An invisible stage it was. We (Charlie, myself and a third short person who landed in the dream straight from the ongoing draft) would perform in an open space with a wooden platform. We had to establish the boundaries of an imaginary circle that would move with us as we scampered and played. The audience would surround the playing area.

Voilà. In the dream, this happened right after a disastrous audition by a woman who wanted me to hire her as a stand-up therapist for old people. She’d followed a certification program (the dream is already fading in the light of day, so I forget the name of the program – something brief, a three or four-letter acronym maybe).

More to report?  This will do for starters. I’m not fully settled on titles for Part 3 and Part 4 of the draft yet. At least one scene to add to Part 4. Other changes too no doubt.

But even if only once in her life, and even if only in a dream: a girl gets a kiss, a dance and a chance to play with Charlie Chaplin, she picks up and carries on from there, yes?

* little girl, looking out the car window on a chilly, chilly day with the moon out in full daylight

Threats both Real and Imaginary

In Drafts, Hautvoir, Local projects, news coverage, Revision, Sanford Meisner on November 21, 2015 at 8:50 am

After the morning meeting, I spent a lot of time pulling together every scrap of writing done by ten/eleven-year old children in a six-session workshop. Thursday was the fourth. Some of them who swore they couldn’t write down more than their own name couldn’t stop when the bell rang this week. Others who had started writing “lost” their work. One boy looked me straight in the eye and handed back an index card with nothing other than his first name. Almost like one of those I Am (fill in the blank), the slogan that has gone viral as an affirmation of solidarity for victims of the latest reported atrocity.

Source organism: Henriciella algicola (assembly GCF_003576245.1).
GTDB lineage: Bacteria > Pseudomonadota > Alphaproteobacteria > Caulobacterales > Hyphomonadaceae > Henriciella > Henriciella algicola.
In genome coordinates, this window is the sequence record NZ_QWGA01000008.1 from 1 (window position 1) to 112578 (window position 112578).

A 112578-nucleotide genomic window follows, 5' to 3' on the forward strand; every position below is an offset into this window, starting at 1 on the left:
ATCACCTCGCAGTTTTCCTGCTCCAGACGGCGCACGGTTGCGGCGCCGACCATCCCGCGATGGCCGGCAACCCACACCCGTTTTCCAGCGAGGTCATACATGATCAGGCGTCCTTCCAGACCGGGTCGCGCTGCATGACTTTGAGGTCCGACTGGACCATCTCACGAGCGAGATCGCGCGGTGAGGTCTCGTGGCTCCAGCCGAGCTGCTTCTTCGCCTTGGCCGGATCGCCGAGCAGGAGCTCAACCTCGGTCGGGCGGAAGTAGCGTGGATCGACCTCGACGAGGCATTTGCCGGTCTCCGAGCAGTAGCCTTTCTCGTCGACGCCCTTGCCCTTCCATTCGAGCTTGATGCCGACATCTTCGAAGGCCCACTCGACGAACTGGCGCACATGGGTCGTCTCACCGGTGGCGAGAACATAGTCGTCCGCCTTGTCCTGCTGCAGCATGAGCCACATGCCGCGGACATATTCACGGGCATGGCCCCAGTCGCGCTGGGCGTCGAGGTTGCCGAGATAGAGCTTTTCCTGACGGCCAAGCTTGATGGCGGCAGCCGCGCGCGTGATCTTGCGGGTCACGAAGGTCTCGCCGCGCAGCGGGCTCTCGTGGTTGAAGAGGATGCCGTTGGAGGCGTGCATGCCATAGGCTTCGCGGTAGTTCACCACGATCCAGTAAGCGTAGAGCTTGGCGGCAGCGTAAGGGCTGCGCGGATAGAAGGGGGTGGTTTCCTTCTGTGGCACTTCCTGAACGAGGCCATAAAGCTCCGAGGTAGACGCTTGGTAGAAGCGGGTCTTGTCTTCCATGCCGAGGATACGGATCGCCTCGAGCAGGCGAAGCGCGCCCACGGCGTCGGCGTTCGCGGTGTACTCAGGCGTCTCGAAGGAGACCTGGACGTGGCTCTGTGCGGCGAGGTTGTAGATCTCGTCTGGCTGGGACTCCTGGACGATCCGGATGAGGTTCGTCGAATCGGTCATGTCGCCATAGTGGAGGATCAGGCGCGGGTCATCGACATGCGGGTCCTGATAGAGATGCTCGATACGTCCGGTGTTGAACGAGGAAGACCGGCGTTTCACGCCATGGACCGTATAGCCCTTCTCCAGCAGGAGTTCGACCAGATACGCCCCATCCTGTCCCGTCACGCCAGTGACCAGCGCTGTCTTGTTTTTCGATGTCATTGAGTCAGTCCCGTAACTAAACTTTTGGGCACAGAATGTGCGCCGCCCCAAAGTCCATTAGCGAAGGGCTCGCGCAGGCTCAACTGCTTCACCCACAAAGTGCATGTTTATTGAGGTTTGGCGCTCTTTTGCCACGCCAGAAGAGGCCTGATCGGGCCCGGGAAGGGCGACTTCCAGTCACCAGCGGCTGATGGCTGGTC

Well, in his case, the boy seemed to say, I am me and no one else.

Complicated times. Some people were late to the meeting yesterday morning because of another ongoing police raid in the same neighborhood. Fear does strange things to the nicest people. Scape goating is rampant. The meeting served as a time-out. A place to sort through the virtual and the real. The scariest right now: the number of instances where people no longer distinguish between the imaginary world (in which anything goes) and the real one where mutual respect and Thou Shalt Not Kill should serve as more than pretty doilies over bloody acts.

Dealing with real threats – to life, to limbs, to liberties. Dealing with curfews, censorship, what you say, how you say it, to whom and why.

Moving on with those projects that matter most to you. Facing unexpected challenges to the values you cherish the most.

On the way home after the meeting, I walked by the local flower shop. To the side, the florist keeps discarded things on their way to the trash. Found three flowers there, in perfect condition. Brought them home and improvised a vase with a hacked-out bottle of mineral water. Every bit of beauty helps. Every bit of light-heartedness too.

Allez hop.